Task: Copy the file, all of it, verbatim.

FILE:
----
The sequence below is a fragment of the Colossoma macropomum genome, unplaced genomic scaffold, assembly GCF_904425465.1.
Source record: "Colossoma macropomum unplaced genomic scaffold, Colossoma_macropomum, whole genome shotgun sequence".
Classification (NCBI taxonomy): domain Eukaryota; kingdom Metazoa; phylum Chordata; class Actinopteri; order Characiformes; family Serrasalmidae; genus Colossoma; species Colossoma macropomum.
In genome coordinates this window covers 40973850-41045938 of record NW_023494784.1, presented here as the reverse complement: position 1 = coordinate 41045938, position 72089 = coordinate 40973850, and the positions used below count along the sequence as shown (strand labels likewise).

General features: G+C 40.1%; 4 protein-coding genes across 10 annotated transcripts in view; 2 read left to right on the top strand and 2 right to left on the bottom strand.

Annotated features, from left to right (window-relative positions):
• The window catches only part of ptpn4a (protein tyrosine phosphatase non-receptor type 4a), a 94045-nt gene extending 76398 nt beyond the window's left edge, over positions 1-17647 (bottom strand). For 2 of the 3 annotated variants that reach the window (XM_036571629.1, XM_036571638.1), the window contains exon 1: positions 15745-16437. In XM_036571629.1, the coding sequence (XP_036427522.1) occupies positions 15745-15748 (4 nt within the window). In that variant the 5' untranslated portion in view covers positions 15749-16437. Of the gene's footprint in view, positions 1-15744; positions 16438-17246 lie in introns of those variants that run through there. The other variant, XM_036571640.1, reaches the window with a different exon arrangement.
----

The sequence below is a fragment of the Colossoma macropomum genome, unplaced genomic scaffold, assembly GCF_904425465.1.
Source record: "Colossoma macropomum unplaced genomic scaffold, Colossoma_macropomum, whole genome shotgun sequence".
Classification (NCBI taxonomy): domain Eukaryota; kingdom Metazoa; phylum Chordata; class Actinopteri; order Characiformes; family Serrasalmidae; genus Colossoma; species Colossoma macropomum.
In genome coordinates this window covers 40973850-41045938 of record NW_023494784.1, presented here as the reverse complement: position 1 = coordinate 41045938, position 72089 = coordinate 40973850, and the positions used below count along the sequence as shown (strand labels likewise).

General features: G+C 40.1%; 4 protein-coding genes across 10 annotated transcripts in view; 2 read left to right on the top strand and 2 right to left on the bottom strand.

Annotated features, from left to right (window-relative positions):
• The window catches only part of ptpn4a (protein tyrosine phosphatase non-receptor type 4a), a 94045-nt gene extending 76398 nt beyond the window's left edge, over positions 1-17647 (bottom strand). For 2 of the 3 annotated variants that reach the window (XM_036571629.1, XM_036571638.1), the window contains exon 1: positions 15745-16437. In XM_036571629.1, the coding sequence (XP_036427522.1) occupies positions 15745-15748 (4 nt within the window). In that variant the 5' untranslated portion in view covers positions 15749-16437. Of the gene's footprint in view, positions 1-15744; positions 16438-17246 lie in introns of those variants that run through there. The other variant, XM_036571640.1, reaches the window with a different exon arrangement.